INTACH Unveils Project On Reviving Bark Cloth Of Odisha’s Gadaba Tribe

Bhubaneswar: Indian National Trust for Art and Cultural Heritage (INTACH) recently unveiled it project for reviving Kerang fabric of the Gadabas of Odisha’s Koraput.

Justice Sashikanta Mishra released the project report in the presence of head of INTACH’s Heritage Crafts and Community Division Vandana Manchanda during an event organised on the occasion of World Heritage Day here on Thursday.

Gadaba tribeswomen participated in the event attired in Kerang sarees.

According to INTACH, Gadaba and Bonda tribes have a long history of using hand-woven clothes made of Kerang fibre. They collect the bark of wild Kerang trees, soak those in water from nearby hill streams, dry those in the sun, and extract the fibre. Different vegetable colours are used before weaving it in a set pattern that has been followed for centuries. While the Gadaba women wear full-length cloth or saree with colorful stripes that cover the entire body, the Bonda women wear a small piece of cloth called Ringa, which wraps the lower part of the body.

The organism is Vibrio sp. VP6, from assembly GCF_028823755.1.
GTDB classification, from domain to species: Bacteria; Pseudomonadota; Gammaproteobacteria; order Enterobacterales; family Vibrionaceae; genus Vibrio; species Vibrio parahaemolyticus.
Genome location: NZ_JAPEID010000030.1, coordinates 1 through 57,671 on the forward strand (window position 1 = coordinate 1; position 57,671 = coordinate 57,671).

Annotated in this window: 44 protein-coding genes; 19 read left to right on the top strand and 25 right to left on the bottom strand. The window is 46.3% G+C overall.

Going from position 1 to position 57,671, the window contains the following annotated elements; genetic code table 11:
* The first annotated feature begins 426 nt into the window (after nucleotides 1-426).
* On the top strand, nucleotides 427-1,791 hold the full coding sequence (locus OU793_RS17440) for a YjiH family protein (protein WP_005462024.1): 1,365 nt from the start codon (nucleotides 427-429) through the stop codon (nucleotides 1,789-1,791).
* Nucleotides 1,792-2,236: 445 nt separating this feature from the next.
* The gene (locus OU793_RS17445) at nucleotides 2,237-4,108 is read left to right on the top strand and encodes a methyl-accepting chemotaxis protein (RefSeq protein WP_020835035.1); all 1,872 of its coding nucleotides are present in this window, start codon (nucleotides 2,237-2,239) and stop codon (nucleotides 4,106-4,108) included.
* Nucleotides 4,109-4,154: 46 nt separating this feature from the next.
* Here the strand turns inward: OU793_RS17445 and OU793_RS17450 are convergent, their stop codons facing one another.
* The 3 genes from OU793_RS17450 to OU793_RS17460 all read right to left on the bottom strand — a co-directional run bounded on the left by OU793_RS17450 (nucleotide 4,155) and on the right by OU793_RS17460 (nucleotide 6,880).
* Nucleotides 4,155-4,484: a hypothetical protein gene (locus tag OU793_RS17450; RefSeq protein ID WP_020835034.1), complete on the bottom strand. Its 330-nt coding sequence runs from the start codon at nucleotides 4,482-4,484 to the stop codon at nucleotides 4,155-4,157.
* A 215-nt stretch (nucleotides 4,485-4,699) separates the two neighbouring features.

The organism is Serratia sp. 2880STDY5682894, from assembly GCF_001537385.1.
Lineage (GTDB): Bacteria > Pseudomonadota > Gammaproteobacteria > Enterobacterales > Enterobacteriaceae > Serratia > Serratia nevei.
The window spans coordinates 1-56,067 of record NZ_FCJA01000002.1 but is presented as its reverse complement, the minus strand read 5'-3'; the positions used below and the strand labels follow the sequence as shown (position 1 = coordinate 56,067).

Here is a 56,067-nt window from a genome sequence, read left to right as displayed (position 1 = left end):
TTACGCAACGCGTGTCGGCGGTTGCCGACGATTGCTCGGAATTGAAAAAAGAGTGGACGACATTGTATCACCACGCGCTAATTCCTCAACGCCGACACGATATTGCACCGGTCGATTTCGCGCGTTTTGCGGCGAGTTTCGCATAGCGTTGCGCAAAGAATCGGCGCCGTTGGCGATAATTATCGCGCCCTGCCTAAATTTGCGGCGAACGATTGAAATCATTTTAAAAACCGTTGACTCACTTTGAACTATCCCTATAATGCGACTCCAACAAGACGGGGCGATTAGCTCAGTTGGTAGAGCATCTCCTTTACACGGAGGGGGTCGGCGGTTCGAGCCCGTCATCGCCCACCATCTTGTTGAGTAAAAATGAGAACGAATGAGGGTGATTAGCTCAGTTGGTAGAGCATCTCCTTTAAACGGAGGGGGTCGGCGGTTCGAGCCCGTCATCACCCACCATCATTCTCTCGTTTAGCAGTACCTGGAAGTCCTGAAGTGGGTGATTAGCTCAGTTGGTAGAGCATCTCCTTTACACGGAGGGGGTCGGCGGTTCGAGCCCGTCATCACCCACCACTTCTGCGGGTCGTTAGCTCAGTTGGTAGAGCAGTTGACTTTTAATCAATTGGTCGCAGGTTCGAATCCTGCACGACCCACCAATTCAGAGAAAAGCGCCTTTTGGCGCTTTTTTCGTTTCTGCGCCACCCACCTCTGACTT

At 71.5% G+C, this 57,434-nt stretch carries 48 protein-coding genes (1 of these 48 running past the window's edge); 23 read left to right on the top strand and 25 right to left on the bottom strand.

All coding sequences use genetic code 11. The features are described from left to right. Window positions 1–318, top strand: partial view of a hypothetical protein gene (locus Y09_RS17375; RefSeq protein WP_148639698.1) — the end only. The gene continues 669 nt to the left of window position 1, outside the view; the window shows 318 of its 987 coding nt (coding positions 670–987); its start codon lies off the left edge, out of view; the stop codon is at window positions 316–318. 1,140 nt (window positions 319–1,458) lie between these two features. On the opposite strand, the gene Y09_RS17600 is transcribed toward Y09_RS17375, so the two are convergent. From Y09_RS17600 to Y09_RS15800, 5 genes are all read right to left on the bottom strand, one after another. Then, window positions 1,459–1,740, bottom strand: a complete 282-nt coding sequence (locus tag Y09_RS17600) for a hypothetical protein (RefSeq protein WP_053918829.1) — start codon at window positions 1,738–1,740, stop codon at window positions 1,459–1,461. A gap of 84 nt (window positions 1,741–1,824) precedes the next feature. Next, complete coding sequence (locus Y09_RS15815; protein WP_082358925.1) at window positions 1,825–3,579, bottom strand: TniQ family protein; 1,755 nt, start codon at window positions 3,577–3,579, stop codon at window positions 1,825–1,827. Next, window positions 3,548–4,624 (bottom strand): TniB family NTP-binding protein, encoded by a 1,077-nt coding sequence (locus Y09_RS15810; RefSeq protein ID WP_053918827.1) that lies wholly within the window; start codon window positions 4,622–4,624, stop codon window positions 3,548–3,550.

The clothes made of Kerang fabric can be used for several generations and up to 100 years.

A study conducted in 2020, however, revealed that hardly any villages had looms and none of the Gadabas were engaged in making Kerang fabric. Following which, INTACH decided to launch a project to revive the dying tradition. The team interacted with the Gadaba tribesmen in different villages through workshops and open discussions and provided looms and other assistance to the tribals in four villages of Lamptaput block.

“The district administration and state government have also agreed to provide proper and adequate handholding to ensure that this ancient tradition of the Gadabas does not vanish,” said project leader and retired IAS officer Sanjib Hota.


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